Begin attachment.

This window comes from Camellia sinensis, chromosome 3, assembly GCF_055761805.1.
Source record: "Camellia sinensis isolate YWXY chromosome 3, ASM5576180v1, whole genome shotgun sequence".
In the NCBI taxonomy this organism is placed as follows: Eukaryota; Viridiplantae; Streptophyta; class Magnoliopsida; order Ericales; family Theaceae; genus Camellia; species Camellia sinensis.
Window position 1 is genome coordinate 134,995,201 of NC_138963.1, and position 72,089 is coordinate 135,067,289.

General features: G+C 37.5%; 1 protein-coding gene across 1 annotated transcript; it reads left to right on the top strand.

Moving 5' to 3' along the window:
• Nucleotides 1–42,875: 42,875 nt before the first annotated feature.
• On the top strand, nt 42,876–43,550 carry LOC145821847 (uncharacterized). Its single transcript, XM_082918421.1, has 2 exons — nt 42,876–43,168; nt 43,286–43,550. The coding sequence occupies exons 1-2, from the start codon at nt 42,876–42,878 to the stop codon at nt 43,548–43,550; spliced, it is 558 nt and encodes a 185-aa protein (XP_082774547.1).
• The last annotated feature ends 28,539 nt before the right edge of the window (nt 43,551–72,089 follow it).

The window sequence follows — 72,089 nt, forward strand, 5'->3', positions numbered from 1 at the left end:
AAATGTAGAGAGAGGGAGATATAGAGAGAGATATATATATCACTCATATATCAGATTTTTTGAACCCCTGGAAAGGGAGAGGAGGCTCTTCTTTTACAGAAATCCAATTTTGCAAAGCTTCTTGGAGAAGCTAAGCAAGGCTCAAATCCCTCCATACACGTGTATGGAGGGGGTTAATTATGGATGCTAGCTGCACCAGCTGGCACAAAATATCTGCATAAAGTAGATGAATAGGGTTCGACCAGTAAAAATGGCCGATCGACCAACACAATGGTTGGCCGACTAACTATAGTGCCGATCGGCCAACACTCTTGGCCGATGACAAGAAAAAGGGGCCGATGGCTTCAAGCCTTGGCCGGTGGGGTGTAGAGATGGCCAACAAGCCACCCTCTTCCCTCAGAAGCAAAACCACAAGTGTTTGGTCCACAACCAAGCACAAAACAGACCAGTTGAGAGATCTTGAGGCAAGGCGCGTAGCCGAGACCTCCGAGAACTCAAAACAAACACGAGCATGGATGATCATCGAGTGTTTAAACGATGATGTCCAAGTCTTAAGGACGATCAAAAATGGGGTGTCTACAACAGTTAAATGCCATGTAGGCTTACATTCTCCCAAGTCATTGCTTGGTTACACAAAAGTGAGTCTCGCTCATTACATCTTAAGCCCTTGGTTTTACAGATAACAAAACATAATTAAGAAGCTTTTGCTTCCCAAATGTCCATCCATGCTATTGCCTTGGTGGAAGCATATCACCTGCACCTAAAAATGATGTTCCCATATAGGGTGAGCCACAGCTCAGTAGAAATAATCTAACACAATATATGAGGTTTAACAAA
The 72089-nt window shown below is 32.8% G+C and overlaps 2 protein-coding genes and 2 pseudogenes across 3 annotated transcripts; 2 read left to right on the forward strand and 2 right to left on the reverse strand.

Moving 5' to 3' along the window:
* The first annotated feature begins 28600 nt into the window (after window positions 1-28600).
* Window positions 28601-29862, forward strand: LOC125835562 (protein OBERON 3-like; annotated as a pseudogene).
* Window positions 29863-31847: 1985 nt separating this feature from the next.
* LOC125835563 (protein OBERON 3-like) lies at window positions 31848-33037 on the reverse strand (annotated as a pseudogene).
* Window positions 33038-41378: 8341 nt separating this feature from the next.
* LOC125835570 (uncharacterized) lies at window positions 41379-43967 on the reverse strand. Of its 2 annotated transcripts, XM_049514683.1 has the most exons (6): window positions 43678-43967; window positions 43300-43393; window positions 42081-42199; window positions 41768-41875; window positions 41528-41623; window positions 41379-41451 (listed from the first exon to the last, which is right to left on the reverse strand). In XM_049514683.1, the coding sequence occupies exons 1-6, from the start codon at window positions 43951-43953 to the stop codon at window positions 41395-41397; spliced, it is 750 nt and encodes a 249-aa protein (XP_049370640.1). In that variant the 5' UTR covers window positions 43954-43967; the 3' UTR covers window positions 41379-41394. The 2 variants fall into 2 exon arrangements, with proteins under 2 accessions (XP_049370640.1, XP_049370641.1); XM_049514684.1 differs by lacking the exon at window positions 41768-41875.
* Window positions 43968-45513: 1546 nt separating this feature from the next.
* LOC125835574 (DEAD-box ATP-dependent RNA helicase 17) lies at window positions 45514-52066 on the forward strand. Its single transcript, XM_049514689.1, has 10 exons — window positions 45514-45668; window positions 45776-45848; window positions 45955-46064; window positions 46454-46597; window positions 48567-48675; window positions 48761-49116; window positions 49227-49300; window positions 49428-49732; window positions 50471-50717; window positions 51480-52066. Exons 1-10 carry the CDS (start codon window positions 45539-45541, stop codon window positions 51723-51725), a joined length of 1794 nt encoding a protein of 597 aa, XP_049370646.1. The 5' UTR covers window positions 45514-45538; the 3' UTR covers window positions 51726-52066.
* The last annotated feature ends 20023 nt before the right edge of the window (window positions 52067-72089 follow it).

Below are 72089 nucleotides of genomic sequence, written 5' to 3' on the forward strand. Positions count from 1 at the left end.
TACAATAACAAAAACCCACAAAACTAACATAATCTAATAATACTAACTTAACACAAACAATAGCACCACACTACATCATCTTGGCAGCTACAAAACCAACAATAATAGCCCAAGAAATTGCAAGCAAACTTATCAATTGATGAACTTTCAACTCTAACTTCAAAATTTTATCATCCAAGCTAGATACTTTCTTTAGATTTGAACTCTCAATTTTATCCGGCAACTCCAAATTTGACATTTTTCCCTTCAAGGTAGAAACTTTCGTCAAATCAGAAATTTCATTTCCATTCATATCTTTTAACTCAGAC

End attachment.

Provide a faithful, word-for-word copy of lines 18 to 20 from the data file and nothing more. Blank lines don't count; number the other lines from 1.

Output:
* Window positions 33038-41378: 8341 nt separating this feature from the next.
* LOC125835570 (uncharacterized) lies at window positions 41379-43967 on the reverse strand. Of its 2 annotated transcripts, XM_049514683.1 has the most exons (6): window positions 43678-43967; window positions 43300-43393; window positions 42081-42199; window positions 41768-41875; window positions 41528-41623; window positions 41379-41451 (listed from the first exon to the last, which is right to left on the reverse strand). In XM_049514683.1, the coding sequence occupies exons 1-6, from the start codon at window positions 43951-43953 to the stop codon at window positions 41395-41397; spliced, it is 750 nt and encodes a 249-aa protein (XP_049370640.1). In that variant the 5' UTR covers window positions 43954-43967; the 3' UTR covers window positions 41379-41394. The 2 variants fall into 2 exon arrangements, with proteins under 2 accessions (XP_049370640.1, XP_049370641.1); XM_049514684.1 differs by lacking the exon at window positions 41768-41875.
* Window positions 43968-45513: 1546 nt separating this feature from the next.